Tuesday, October 20, 2015

Revealing the distorting agendas

"To achieve the fullest possible sense of liberating Frame from an obscuring fog of speculative gossip, hack journalism, lackadaisical research and lazy thinking in the interview section, the editors have extracted her direct speech from each interviewer's contributions. At first this reductiveness can be slightly disorienting; yet the knack of focusing our own reading isn't hard to apply, and it certainly highlights the editors' determination to reveal distorting agendas of all kinds."

From Emma Neale's review of Janet Frame In Her Own Words in Landfall 223 May 2012.

It is to Neale's credit that she was able to fight the long-instilled habit within New Zealand of seeking an external interpretation for anything Janet Frame wrote or said. For some reason there is a tremendous resistance in Frame's native land to taking Frame at face value.

It's interesting that Neale was not the only reviewer of the non-fiction to experience and mention this 'disorientation'. Why is it so disorienting to allow Janet Frame to speak for herself without someone next to her redefining and often enough contradicting (as so often happened in her interviews) what Frame has just said?

It is not considered odd to read collections of the selected quotes of other prominent people. Why isn't Janet Frame allowed to speak without an external interpretative 'frame'?

The disjuncture between the facts of Frame's life and the fiercely held and argued myths about her, is growing wider. It's a habit that New Zealand has got into.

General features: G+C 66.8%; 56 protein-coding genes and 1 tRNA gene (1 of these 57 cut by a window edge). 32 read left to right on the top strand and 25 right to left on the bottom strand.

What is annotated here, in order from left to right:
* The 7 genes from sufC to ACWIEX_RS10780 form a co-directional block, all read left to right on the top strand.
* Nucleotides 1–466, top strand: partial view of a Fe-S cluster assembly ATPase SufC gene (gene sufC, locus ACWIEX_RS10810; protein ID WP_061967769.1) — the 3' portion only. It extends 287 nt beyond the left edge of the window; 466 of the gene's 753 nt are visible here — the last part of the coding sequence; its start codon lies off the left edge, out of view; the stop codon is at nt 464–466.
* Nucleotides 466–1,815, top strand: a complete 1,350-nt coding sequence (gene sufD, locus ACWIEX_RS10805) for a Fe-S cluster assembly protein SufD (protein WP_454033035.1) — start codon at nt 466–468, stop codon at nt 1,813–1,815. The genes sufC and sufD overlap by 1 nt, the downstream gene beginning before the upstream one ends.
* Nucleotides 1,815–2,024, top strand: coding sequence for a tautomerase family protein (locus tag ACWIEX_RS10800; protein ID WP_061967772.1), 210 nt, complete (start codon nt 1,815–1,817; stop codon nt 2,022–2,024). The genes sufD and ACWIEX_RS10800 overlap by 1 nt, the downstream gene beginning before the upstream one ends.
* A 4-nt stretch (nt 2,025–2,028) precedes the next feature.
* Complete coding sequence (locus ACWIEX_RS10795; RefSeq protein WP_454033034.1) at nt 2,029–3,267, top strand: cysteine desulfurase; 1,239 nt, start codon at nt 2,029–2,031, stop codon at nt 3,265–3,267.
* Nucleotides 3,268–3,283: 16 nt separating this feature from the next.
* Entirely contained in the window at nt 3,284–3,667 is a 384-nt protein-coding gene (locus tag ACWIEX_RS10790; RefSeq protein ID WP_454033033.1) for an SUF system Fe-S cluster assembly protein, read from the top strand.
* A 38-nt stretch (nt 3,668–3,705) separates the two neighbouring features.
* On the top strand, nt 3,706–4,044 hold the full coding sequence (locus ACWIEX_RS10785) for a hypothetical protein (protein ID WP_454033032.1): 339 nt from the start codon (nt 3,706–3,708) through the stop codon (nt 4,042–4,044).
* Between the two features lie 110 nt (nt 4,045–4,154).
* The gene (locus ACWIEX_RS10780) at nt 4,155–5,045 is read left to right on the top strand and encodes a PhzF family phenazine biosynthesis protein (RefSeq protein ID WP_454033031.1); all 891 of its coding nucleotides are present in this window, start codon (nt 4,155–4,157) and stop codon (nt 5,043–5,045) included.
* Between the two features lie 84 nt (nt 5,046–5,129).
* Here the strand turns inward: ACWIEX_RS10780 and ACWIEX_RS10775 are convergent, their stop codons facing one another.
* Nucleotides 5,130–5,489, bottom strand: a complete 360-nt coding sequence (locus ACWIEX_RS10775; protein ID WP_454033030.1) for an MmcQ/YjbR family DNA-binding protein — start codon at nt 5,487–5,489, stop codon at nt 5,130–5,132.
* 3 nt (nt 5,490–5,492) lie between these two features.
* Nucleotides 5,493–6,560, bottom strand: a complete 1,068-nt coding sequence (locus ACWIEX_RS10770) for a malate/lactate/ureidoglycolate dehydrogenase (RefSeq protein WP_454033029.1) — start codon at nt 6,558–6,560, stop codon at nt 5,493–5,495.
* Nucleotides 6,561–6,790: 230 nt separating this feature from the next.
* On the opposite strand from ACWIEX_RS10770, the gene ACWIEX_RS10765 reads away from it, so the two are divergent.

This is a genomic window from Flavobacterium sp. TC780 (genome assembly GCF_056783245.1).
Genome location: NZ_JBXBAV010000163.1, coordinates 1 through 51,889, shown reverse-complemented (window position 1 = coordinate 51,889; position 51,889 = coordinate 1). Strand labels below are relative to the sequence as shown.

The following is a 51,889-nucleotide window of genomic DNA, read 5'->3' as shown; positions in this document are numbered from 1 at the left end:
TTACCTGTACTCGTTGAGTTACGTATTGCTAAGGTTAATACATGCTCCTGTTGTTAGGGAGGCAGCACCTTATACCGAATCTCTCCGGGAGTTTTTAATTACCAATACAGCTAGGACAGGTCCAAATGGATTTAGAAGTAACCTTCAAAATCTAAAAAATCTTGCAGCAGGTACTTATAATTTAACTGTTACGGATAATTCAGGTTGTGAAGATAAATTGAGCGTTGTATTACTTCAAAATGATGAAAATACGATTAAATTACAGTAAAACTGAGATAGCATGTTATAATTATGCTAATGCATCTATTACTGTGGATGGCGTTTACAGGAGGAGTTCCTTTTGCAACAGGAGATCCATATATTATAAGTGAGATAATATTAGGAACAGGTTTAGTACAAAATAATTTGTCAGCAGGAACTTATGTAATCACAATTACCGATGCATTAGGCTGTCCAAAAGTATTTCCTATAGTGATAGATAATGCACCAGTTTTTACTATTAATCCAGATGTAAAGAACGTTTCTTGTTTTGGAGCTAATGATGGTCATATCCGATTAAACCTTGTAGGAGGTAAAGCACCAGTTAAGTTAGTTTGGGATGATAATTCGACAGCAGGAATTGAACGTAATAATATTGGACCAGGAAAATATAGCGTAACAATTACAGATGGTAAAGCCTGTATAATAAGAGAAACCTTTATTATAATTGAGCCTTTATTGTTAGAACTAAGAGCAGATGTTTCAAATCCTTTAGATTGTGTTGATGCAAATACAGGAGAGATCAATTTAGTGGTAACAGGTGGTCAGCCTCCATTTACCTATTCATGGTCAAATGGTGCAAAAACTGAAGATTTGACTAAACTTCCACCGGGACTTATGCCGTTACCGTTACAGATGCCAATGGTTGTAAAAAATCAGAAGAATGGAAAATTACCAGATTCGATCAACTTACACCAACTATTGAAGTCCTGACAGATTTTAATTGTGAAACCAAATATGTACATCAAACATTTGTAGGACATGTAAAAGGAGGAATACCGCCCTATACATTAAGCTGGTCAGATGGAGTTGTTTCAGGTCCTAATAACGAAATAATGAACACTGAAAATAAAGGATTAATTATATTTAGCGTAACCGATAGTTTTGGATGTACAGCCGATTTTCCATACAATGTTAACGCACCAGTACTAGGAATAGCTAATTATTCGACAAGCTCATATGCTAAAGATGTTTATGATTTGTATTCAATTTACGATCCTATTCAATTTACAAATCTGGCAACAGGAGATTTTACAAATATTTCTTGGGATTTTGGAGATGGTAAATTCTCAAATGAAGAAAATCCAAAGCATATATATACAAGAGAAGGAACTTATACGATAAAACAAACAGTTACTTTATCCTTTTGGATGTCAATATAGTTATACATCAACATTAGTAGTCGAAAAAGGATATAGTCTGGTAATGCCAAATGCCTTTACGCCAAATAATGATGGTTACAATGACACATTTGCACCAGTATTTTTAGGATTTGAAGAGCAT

No wonder Janet Frame was frightened of coming back to New Zealand. She was always in danger of being seized, misdiagnosed again, and lobotomized. Small-minded malicious gossips apparently lurk under every rock, even in the literary world here.

May history condemn their envy and their wilful ignorance.

"I was a certified lunatic in New Zealand. Go back? I was advised to sell hats for my salvation."

(Quote from Towards Another Summer by Janet Frame)

"I have been in great personal danger in New Zealand. I have been in danger of being destroyed by people who decided it was their right to try to make me what they wanted me to become – and this without any detailed scientific or human investigation of me. Do you wonder when I say I’m not completely at home in New Zealand. There has been a financial compensation for the years of suffering. I have a small fixed annuity which means that I do not starve – not yet. The New Zealand Authors Library Fund has been very welcome. All the same, I don’t feel at home in New Zealand – although it isn’t necessary to feel at home to do one’s work. To me, the sun, the beach, the holiday pursuits are more pleasant in dream than in reality. I burn in the sun. I wilt in the heat. The blaze of colour and light are not the realities I’m seeking."

(Janet Frame, from 'Notes for Interviews', from Janet Frame In Her Own Words, p119)


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